Scientists say we should be allowed to play video games at work to help with stress

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Next time you have an appraisal or review at work, you could mention to your boss that you're going to need regular video game breaks from now on. No, really - science is there to back you up.

Playing video games in your break is actually better for you than shunning technology altogether or purposeful relaxation, according to a new study.

Researchers used a computer-based task to induce “cognitive fatigue” in participants, then gave them a five minute break to rest. In this break, they were put into three different groups. They either played a video game called Sushi Cat, took part in a guided relaxation activity, or sat quietly without a phone or computer. Their stress levels and overall mood were tested throughout the experiment, and their cognitive performance was regularly measured.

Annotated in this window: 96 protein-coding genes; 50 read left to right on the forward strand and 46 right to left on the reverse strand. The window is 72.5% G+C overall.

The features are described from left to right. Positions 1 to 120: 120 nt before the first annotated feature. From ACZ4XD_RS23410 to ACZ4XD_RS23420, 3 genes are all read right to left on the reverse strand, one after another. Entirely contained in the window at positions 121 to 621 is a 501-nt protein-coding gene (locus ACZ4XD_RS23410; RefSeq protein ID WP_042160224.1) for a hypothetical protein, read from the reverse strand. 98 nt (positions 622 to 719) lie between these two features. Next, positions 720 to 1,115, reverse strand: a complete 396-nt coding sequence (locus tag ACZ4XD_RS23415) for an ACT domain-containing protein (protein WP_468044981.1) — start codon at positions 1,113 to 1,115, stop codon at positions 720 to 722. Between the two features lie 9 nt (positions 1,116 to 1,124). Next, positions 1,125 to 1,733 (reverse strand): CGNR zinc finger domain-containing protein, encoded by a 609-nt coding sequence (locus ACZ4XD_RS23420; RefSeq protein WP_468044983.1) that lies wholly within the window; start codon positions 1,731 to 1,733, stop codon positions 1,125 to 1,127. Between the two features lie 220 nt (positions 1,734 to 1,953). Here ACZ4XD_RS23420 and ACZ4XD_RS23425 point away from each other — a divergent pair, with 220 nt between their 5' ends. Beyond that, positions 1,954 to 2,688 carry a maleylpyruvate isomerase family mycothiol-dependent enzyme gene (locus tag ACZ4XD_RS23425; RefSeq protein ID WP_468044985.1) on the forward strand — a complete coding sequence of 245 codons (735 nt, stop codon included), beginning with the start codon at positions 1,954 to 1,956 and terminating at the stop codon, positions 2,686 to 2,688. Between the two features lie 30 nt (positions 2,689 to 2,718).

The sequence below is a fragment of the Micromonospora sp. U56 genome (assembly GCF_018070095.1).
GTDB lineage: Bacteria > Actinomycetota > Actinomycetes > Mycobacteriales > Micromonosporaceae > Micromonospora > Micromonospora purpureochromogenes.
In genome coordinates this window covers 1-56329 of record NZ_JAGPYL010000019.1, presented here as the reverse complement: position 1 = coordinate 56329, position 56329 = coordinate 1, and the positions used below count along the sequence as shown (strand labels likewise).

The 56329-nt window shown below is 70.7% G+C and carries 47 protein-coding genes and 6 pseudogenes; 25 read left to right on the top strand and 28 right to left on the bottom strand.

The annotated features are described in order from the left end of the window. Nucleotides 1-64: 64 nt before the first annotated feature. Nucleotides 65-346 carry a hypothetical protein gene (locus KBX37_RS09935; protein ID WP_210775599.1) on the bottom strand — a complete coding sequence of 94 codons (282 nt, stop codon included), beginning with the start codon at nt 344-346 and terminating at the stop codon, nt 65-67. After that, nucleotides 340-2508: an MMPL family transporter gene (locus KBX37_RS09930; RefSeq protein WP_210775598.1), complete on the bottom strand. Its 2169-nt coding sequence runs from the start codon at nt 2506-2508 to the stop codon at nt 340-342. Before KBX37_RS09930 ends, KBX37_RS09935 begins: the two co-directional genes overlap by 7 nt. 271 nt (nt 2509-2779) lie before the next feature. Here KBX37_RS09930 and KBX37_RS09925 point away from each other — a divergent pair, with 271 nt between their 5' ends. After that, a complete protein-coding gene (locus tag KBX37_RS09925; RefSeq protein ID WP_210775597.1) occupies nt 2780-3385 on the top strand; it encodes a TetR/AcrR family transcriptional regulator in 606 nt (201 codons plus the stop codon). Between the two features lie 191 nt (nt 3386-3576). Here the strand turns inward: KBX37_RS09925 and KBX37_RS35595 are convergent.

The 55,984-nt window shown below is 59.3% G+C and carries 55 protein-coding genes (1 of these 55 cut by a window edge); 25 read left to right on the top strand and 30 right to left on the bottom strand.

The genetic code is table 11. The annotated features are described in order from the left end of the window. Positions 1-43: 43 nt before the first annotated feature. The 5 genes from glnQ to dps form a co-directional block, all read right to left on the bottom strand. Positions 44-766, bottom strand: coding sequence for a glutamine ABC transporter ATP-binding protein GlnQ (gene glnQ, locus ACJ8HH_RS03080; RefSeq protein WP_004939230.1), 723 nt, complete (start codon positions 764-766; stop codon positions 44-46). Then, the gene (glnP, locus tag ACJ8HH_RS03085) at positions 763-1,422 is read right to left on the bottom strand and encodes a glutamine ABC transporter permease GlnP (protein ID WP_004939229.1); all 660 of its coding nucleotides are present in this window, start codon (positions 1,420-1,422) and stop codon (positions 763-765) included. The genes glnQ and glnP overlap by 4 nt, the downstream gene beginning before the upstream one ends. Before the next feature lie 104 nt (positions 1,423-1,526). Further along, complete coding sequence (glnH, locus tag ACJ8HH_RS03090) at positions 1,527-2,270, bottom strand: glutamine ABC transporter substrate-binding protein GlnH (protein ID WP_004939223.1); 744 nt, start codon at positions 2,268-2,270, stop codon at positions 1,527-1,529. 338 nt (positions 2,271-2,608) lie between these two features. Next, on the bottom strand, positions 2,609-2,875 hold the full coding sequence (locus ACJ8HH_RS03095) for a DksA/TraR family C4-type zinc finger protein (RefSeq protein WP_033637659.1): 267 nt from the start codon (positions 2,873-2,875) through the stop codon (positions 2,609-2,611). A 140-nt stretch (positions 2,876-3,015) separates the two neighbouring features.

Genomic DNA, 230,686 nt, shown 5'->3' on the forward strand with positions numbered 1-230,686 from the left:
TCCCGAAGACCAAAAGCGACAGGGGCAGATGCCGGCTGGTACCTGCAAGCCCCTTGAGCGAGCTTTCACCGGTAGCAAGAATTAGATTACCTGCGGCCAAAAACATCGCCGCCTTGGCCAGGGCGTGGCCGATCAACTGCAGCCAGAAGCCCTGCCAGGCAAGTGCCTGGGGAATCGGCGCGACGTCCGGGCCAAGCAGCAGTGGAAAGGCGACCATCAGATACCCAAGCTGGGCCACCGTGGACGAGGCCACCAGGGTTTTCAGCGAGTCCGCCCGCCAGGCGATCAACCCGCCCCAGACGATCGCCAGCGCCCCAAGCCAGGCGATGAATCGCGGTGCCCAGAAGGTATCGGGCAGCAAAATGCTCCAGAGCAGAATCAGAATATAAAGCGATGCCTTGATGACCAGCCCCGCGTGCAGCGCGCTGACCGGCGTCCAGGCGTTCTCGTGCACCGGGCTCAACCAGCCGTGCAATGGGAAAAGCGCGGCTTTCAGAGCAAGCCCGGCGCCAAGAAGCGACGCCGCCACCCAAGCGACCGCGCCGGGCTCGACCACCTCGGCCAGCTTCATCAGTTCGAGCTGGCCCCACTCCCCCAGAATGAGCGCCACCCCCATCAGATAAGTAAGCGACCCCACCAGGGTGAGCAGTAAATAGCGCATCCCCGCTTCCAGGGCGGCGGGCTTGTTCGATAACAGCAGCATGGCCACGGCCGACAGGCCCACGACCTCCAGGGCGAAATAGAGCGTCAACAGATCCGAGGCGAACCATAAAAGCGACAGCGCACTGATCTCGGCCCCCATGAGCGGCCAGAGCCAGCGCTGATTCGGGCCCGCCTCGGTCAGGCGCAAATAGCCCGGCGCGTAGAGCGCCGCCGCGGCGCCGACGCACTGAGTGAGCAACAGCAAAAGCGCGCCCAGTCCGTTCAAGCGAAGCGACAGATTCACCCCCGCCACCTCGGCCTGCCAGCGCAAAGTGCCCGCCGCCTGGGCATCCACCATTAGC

The study found that, of the 66 participants, those who didn’t play a video game reported feeling less engaged with their work, and worried about this as a result. Those who took part in the relaxation activity experienced less distress afterwards – but it was only those who played video games who said they felt better after the break.

Michael Rupp, a doctoral student in human factors and cognitive psychology at the University of Central Florida, said:

We often try to power through the day to get more work finished, which might not be as effective as taking some time to detach for a few minutes. People should plan short breaks to make time for an engaging and enjoyable activity, such as video games, that can help them recharge.

That's official advice from a scientist...

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